I’ll be honest, it was not easy to take responsibility for the issues we were having. It isn’t for most leaders who are deeply and emotionally invested in what they do because it means admitting you’ve made mistakes and opening yourself to scrutiny. But it was a necessary step to begin this process of change.
To get a baseline of how we felt we were performing, we started by doing a talent assessment with the executive team in which each team member “graded” one another on his or her performance. It was an opportunity to be very frank with each other about what’s working and what’s not – myself included.
Once those concerns were voiced, each team member came away with an action plan to make those changes, Key Performance Indicators (KPIs) to measure when that goal has been reached and an accountability partner to make sure each person stays on the right track.
We plan to start doing these kind of assessments, and developing action plans, with all employees later this year, as it’s so important to get them in the habit of sharing their goals with others and understanding how their work affects both themselves and others – all of which is the basis for accountability.
- Ensuring everyone in the company is aligned and meeting goals
If I’ve learned anything, it’s that it’s very hard to steer a ship if nobody knows where we’re going. It takes the whole crew pitching in to move in the right direction. So, it became crucial to get everyone on the same page.
Part of the issue, I realized, was that I knew exactly what I wanted the company to accomplish, but having everything in my head was not helping anyone else understand. Once I started sharing my vision with the leadership team, and we turned them into specific goals, they were able to share those with others, which allowed everything to fall into line.
And we don’t just share those goals by word of mouth, we make it something tangible that can be measured and tracked. For example, we decided to make cash flow a priority, so now we track it for each job on a scoreboard that everyone can see. Often it’s very motivating to visually understand where we are with that goal and what we need to do to reach it.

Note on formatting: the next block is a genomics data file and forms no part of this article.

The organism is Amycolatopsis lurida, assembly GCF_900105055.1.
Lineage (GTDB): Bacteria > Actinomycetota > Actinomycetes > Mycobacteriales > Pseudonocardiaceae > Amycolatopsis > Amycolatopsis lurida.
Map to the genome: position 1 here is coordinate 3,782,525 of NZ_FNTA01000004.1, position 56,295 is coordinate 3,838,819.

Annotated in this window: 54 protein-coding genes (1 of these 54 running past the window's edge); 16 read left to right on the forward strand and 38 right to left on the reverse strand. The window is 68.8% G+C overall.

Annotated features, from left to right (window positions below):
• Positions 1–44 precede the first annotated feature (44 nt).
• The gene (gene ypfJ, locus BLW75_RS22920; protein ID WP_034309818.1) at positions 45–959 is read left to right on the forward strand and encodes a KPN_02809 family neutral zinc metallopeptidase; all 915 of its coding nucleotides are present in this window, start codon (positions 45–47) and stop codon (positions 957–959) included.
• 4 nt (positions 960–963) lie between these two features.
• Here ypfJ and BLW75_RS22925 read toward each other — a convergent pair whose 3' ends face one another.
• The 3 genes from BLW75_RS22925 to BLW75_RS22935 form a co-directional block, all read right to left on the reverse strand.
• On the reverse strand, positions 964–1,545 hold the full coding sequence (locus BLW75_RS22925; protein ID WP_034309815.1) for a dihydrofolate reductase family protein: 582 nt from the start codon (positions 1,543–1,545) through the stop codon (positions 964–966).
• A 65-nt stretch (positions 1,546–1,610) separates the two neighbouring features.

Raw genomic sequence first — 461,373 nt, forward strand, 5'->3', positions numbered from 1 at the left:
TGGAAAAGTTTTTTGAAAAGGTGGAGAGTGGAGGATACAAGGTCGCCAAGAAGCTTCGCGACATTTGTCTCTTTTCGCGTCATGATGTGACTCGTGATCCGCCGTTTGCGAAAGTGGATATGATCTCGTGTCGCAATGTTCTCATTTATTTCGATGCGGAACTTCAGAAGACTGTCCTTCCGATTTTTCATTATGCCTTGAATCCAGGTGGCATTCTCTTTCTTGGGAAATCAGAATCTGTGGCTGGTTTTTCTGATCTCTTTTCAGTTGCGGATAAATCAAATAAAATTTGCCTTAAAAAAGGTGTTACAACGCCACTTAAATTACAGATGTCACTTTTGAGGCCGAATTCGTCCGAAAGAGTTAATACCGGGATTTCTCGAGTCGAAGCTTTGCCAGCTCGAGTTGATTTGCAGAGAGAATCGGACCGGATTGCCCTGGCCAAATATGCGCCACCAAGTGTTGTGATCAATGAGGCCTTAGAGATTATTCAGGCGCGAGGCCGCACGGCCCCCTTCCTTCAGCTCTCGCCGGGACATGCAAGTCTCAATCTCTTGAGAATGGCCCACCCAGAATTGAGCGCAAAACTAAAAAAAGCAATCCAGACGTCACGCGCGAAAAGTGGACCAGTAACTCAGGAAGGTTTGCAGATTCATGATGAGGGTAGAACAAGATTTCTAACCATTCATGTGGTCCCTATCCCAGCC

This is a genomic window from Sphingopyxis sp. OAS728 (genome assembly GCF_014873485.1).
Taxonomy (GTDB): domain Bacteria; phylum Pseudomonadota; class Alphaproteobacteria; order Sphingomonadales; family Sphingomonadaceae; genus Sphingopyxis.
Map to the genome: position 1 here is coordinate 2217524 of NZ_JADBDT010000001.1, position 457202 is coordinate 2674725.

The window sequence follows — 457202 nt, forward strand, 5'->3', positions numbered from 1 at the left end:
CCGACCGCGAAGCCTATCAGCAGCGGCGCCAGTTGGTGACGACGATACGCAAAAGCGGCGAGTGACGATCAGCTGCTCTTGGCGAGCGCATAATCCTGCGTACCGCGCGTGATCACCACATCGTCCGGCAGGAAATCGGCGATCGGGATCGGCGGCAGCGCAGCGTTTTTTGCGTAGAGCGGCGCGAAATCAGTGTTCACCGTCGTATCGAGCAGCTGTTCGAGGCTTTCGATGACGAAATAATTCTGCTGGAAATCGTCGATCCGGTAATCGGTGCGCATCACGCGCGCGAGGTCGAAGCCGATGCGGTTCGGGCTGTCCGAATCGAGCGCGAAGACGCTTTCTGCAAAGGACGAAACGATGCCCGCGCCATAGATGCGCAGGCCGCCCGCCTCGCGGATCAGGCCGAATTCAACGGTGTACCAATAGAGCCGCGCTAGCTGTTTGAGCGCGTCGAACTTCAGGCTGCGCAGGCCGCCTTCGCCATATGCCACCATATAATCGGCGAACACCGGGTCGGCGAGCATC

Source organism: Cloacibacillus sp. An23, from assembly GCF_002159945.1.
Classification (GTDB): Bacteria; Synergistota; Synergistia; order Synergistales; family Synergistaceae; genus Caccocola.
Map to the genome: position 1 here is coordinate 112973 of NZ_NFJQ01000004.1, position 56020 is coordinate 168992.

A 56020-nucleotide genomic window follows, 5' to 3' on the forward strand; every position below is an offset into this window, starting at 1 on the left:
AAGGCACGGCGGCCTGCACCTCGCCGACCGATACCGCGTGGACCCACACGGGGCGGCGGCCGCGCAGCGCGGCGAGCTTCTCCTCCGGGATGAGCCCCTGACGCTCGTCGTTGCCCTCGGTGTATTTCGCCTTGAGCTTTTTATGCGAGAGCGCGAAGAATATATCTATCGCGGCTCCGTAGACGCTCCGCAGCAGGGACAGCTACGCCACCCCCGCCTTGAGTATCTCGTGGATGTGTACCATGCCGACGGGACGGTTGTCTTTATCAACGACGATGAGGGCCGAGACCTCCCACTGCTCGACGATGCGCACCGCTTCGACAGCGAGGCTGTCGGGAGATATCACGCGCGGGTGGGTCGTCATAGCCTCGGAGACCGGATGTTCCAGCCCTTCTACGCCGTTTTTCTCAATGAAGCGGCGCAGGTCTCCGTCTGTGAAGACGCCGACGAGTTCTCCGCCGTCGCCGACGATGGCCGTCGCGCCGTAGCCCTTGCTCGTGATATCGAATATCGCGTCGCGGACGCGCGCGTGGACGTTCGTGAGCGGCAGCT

As owner, I want to move more outside of the operations and get others to feel comfortable making decisions for themselves and for the company. Now that I’m sharing my perspective with them on a regular basis, I feel more confident that we’re all headed in the same direction.
Because of all the work we have done and the engagement that it has brought to our employees, the feel of the team has been much more positive. And we didn’t have to make any major overhauls, but we couldn’t have done it on our own. It required the outside perspective and guidance from our coach, and some open-mindedness on our part, but now we are seeing the transformation take place in our company. Now, what changes are you going to make?
Michael A. Capasso is the founding owner and President of C.A.C. Industries, Inc. He has over 20 years’ experience in the construction industry. Michael is dedicated to the personal growth and success of his employees, and his philosophy is simple: Lead by example, be a courageous risk taker, embrace conflict and show good judgment.